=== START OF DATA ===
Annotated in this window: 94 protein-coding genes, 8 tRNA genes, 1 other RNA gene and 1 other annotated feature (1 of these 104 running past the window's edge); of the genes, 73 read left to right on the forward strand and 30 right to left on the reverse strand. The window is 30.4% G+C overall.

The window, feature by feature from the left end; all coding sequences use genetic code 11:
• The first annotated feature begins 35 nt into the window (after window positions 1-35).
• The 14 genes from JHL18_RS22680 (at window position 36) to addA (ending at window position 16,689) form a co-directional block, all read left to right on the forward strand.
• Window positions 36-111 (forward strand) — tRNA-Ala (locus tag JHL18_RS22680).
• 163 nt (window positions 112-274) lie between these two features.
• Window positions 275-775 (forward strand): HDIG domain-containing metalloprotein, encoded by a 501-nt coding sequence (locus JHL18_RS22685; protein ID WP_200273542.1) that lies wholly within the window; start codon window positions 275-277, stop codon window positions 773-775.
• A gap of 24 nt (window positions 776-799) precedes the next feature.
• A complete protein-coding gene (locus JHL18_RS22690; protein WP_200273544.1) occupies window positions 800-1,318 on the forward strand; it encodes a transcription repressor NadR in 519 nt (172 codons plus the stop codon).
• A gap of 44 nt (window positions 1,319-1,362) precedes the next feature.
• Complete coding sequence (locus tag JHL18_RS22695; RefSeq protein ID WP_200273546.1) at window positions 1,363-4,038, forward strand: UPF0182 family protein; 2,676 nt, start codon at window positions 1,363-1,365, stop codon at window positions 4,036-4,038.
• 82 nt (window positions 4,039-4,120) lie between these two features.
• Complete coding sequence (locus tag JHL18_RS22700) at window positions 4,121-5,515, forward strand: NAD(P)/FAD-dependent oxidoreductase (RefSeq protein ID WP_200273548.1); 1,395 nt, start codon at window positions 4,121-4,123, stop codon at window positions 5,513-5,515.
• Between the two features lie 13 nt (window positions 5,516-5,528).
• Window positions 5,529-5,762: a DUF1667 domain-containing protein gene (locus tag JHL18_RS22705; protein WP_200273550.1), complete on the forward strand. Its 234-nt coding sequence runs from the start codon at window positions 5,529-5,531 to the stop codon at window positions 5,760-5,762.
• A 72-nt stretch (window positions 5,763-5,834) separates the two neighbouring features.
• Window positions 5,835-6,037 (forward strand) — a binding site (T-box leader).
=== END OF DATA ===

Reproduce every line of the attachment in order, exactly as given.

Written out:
Annotated in this window: 94 protein-coding genes, 8 tRNA genes, 1 other RNA gene and 1 other annotated feature (1 of these 104 running past the window's edge); of the genes, 73 read left to right on the forward strand and 30 right to left on the reverse strand. The window is 30.4% G+C overall.

The window, feature by feature from the left end; all coding sequences use genetic code 11:
• The first annotated feature begins 35 nt into the window (after window positions 1-35).
• The 14 genes from JHL18_RS22680 (at window position 36) to addA (ending at window position 16,689) form a co-directional block, all read left to right on the forward strand.
• Window positions 36-111 (forward strand) — tRNA-Ala (locus tag JHL18_RS22680).
• 163 nt (window positions 112-274) lie between these two features.
• Window positions 275-775 (forward strand): HDIG domain-containing metalloprotein, encoded by a 501-nt coding sequence (locus JHL18_RS22685; protein ID WP_200273542.1) that lies wholly within the window; start codon window positions 275-277, stop codon window positions 773-775.
• A gap of 24 nt (window positions 776-799) precedes the next feature.
• A complete protein-coding gene (locus JHL18_RS22690; protein WP_200273544.1) occupies window positions 800-1,318 on the forward strand; it encodes a transcription repressor NadR in 519 nt (172 codons plus the stop codon).
• A gap of 44 nt (window positions 1,319-1,362) precedes the next feature.
• Complete coding sequence (locus tag JHL18_RS22695; RefSeq protein ID WP_200273546.1) at window positions 1,363-4,038, forward strand: UPF0182 family protein; 2,676 nt, start codon at window positions 1,363-1,365, stop codon at window positions 4,036-4,038.
• 82 nt (window positions 4,039-4,120) lie between these two features.
• Complete coding sequence (locus tag JHL18_RS22700) at window positions 4,121-5,515, forward strand: NAD(P)/FAD-dependent oxidoreductase (RefSeq protein ID WP_200273548.1); 1,395 nt, start codon at window positions 4,121-4,123, stop codon at window positions 5,513-5,515.
• Between the two features lie 13 nt (window positions 5,516-5,528).
• Window positions 5,529-5,762: a DUF1667 domain-containing protein gene (locus tag JHL18_RS22705; protein WP_200273550.1), complete on the forward strand. Its 234-nt coding sequence runs from the start codon at window positions 5,529-5,531 to the stop codon at window positions 5,760-5,762.
• A 72-nt stretch (window positions 5,763-5,834) separates the two neighbouring features.
• Window positions 5,835-6,037 (forward strand) — a binding site (T-box leader).